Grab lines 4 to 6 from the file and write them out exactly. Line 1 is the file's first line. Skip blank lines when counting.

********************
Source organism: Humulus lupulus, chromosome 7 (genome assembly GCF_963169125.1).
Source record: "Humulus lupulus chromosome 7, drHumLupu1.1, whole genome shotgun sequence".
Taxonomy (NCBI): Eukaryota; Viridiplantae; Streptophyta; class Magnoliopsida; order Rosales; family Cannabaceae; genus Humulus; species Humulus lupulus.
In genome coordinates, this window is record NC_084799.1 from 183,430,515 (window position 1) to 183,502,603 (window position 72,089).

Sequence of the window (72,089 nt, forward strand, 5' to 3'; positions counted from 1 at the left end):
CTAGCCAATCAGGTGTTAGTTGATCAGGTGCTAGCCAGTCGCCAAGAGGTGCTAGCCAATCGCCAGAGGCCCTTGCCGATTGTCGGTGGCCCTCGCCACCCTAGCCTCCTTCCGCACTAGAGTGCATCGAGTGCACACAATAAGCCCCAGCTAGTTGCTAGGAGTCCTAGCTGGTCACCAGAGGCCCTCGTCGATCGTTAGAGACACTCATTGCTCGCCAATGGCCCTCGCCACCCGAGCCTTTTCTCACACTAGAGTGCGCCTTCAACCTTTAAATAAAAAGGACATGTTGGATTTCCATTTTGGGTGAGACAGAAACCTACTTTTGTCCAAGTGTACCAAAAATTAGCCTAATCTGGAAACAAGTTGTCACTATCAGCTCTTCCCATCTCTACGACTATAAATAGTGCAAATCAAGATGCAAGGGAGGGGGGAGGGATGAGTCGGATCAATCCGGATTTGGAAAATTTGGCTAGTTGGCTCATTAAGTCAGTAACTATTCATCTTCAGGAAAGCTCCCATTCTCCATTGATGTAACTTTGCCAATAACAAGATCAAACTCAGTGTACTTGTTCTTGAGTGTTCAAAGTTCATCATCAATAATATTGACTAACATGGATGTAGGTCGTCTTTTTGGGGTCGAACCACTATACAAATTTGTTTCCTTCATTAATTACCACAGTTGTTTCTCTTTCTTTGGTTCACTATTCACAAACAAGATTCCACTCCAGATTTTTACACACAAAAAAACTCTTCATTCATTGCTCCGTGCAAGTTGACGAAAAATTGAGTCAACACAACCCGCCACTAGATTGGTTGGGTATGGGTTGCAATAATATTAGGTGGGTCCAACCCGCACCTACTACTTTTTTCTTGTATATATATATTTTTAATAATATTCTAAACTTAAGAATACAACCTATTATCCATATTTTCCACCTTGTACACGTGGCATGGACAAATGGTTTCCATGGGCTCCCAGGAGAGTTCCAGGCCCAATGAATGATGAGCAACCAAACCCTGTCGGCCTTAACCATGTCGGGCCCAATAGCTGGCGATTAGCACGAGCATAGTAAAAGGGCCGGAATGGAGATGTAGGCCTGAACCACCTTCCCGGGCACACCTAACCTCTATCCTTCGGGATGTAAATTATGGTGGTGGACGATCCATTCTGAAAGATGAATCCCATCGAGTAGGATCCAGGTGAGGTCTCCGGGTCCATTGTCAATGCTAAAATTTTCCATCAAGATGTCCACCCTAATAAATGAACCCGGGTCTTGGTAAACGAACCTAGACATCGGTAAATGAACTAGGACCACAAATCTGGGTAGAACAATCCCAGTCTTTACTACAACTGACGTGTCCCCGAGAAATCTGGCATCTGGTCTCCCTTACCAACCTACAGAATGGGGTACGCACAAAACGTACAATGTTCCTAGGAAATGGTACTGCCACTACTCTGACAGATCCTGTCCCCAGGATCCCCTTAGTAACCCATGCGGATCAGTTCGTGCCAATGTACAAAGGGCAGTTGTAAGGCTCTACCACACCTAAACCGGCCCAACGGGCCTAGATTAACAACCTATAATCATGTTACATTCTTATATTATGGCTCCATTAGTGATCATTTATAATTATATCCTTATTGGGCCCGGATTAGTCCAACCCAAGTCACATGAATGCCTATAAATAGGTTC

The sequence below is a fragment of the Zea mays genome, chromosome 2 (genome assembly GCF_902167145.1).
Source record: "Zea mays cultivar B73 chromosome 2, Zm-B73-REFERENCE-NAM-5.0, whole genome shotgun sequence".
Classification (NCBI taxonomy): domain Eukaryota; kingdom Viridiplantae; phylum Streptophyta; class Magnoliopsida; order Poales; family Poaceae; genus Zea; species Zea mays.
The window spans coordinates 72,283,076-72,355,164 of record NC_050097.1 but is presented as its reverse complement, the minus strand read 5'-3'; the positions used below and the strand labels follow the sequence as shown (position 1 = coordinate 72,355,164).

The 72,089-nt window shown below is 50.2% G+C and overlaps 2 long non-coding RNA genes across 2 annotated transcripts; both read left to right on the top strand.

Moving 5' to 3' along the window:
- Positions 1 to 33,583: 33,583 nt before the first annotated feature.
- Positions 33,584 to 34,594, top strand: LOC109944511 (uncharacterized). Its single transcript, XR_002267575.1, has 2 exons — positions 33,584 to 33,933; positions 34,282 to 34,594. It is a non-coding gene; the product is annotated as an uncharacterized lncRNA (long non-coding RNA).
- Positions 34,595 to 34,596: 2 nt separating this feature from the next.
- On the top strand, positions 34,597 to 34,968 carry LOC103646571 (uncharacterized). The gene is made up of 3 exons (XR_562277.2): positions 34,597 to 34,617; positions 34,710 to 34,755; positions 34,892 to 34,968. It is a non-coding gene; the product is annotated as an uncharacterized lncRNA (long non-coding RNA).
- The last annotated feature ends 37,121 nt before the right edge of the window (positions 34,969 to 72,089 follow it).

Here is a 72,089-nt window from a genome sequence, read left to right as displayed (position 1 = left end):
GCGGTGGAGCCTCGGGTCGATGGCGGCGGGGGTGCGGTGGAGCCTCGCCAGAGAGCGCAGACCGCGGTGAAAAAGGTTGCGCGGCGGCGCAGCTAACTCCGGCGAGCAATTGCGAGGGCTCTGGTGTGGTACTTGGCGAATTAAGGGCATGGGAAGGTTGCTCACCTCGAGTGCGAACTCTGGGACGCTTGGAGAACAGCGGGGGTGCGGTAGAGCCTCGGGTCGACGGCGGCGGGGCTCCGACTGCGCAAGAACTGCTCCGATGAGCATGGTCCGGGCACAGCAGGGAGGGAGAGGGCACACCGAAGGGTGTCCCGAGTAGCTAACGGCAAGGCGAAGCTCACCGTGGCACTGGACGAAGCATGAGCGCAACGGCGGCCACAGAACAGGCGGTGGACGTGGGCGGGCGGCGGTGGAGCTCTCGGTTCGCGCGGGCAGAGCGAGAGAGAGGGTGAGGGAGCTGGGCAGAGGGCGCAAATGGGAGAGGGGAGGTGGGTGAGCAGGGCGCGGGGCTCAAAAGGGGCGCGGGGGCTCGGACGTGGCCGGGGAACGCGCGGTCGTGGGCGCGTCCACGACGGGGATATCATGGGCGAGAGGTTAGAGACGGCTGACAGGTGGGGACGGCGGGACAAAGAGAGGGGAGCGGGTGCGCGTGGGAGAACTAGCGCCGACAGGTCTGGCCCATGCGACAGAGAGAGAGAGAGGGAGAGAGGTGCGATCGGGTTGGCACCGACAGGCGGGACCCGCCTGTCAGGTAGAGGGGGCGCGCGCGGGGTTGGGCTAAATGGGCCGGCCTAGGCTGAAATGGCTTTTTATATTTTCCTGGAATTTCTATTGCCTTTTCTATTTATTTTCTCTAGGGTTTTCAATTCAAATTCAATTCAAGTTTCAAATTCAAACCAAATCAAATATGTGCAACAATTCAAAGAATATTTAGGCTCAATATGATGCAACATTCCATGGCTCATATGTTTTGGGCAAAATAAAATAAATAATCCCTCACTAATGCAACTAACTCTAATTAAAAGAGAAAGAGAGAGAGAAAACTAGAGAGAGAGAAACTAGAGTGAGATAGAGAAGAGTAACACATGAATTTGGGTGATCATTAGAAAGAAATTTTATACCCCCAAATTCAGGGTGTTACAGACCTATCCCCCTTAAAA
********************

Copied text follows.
In genome coordinates, this window is record NC_084799.1 from 183,430,515 (window position 1) to 183,502,603 (window position 72,089).

Sequence of the window (72,089 nt, forward strand, 5' to 3'; positions counted from 1 at the left end):
CTAGCCAATCAGGTGTTAGTTGATCAGGTGCTAGCCAGTCGCCAAGAGGTGCTAGCCAATCGCCAGAGGCCCTTGCCGATTGTCGGTGGCCCTCGCCACCCTAGCCTCCTTCCGCACTAGAGTGCATCGAGTGCACACAATAAGCCCCAGCTAGTTGCTAGGAGTCCTAGCTGGTCACCAGAGGCCCTCGTCGATCGTTAGAGACACTCATTGCTCGCCAATGGCCCTCGCCACCCGAGCCTTTTCTCACACTAGAGTGCGCCTTCAACCTTTAAATAAAAAGGACATGTTGGATTTCCATTTTGGGTGAGACAGAAACCTACTTTTGTCCAAGTGTACCAAAAATTAGCCTAATCTGGAAACAAGTTGTCACTATCAGCTCTTCCCATCTCTACGACTATAAATAGTGCAAATCAAGATGCAAGGGAGGGGGGAGGGATGAGTCGGATCAATCCGGATTTGGAAAATTTGGCTAGTTGGCTCATTAAGTCAGTAACTATTCATCTTCAGGAAAGCTCCCATTCTCCATTGATGTAACTTTGCCAATAACAAGATCAAACTCAGTGTACTTGTTCTTGAGTGTTCAAAGTTCATCATCAATAATATTGACTAACATGGATGTAGGTCGTCTTTTTGGGGTCGAACCACTATACAAATTTGTTTCCTTCATTAATTACCACAGTTGTTTCTCTTTCTTTGGTTCACTATTCACAAACAAGATTCCACTCCAGATTTTTACACACAAAAAAACTCTTCATTCATTGCTCCGTGCAAGTTGACGAAAAATTGAGTCAACACAACCCGCCACTAGATTGGTTGGGTATGGGTTGCAATAATATTAGGTGGGTCCAACCCGCACCTACTACTTTTTTCTTGTATATATATATTTTTAATAATATTCTAAACTTAAGAATACAACCTATTATCCATATTTTCCACCTTGTACACGTGGCATGGACAAATGGTTTCCATGGGCTCCCAGGAGAGTTCCAGGCCCAATGAATGATGAGCAACCAAACCCTGTCGGCCTTAACCATGTCGGGCCCAATAGCTGGCGATTAGCACGAGCATAGTAAAAGGGCCGGAATGGAGATGTAGGCCTGAACCACCTTCCCGGGCACACCTAACCTCTATCCTTCGGGATGTAAATTATGGTGGTGGACGATCCATTCTGAAAGATGAATCCCATCGAGTAGGATCCAGGTGAGGTCTCCGGGTCCATTGTCAATGCTAAAATTTTCCATCAAGATGTCCACCCTAATAAATGAACCCGGGTCTTGGTAAACGAACCTAGACATCGGTAAATGAACTAGGACCACAAATCTGGGTAGAACAATCCCAGTCTTTACTACAACTGACGTGTCCCCGAGAAATCTGGCATCTGGTCTCCCTTACCAACCTACAGAATGGGGTACGCACAAAACGTACAATGTTCCTAGGAAATGGTACTGCCACTACTCTGACAGATCCTGTCCCCAGGATCCCCTTAGTAACCCATGCGGATCAGTTCGTGCCAATGTACAAAGGGCAGTTGTAAGGCTCTACCACACCTAAACCGGCCCAACGGGCCTAGATTAACAACCTATAATCATGTTACATTCTTATATTATGGCTCCATTAGTGATCATTTATAATTATATCCTTATTGGGCCCGGATTAGTCCAACCCAAGTCACATGAATGCCTATAAATAGGTTC